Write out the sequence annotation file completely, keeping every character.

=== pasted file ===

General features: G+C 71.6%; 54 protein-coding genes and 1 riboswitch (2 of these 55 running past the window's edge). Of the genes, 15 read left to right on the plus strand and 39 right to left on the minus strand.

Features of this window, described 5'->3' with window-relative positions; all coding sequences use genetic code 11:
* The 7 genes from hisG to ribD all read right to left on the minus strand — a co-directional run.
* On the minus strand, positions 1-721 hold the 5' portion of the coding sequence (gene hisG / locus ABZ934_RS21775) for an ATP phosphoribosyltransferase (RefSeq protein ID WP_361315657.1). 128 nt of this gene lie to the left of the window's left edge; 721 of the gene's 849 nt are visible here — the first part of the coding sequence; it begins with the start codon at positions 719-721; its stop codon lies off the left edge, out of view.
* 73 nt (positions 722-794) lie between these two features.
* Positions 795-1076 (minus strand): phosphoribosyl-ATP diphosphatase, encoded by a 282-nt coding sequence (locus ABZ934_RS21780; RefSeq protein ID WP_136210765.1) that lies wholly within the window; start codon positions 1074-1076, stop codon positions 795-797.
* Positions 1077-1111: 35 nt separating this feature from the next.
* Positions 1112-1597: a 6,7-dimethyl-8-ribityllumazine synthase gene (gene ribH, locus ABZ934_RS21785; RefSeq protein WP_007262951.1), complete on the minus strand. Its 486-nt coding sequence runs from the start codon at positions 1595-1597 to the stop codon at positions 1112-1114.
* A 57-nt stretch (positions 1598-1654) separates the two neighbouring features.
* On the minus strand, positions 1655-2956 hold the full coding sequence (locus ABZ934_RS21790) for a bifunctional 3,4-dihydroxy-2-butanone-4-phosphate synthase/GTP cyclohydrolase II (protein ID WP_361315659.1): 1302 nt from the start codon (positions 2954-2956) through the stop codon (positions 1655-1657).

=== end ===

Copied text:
General features: G+C 71.6%; 54 protein-coding genes and 1 riboswitch (2 of these 55 running past the window's edge). Of the genes, 15 read left to right on the plus strand and 39 right to left on the minus strand.

Features of this window, described 5'->3' with window-relative positions; all coding sequences use genetic code 11:
* The 7 genes from hisG to ribD all read right to left on the minus strand — a co-directional run.
* On the minus strand, positions 1-721 hold the 5' portion of the coding sequence (gene hisG / locus ABZ934_RS21775) for an ATP phosphoribosyltransferase (RefSeq protein ID WP_361315657.1). 128 nt of this gene lie to the left of the window's left edge; 721 of the gene's 849 nt are visible here — the first part of the coding sequence; it begins with the start codon at positions 719-721; its stop codon lies off the left edge, out of view.
* 73 nt (positions 722-794) lie between these two features.
* Positions 795-1076 (minus strand): phosphoribosyl-ATP diphosphatase, encoded by a 282-nt coding sequence (locus ABZ934_RS21780; RefSeq protein ID WP_136210765.1) that lies wholly within the window; start codon positions 1074-1076, stop codon positions 795-797.
* Positions 1077-1111: 35 nt separating this feature from the next.
* Positions 1112-1597: a 6,7-dimethyl-8-ribityllumazine synthase gene (gene ribH, locus ABZ934_RS21785; RefSeq protein WP_007262951.1), complete on the minus strand. Its 486-nt coding sequence runs from the start codon at positions 1595-1597 to the stop codon at positions 1112-1114.
* A 57-nt stretch (positions 1598-1654) separates the two neighbouring features.
* On the minus strand, positions 1655-2956 hold the full coding sequence (locus ABZ934_RS21790) for a bifunctional 3,4-dihydroxy-2-butanone-4-phosphate synthase/GTP cyclohydrolase II (protein ID WP_361315659.1): 1302 nt from the start codon (positions 2954-2956) through the stop codon (positions 1655-1657).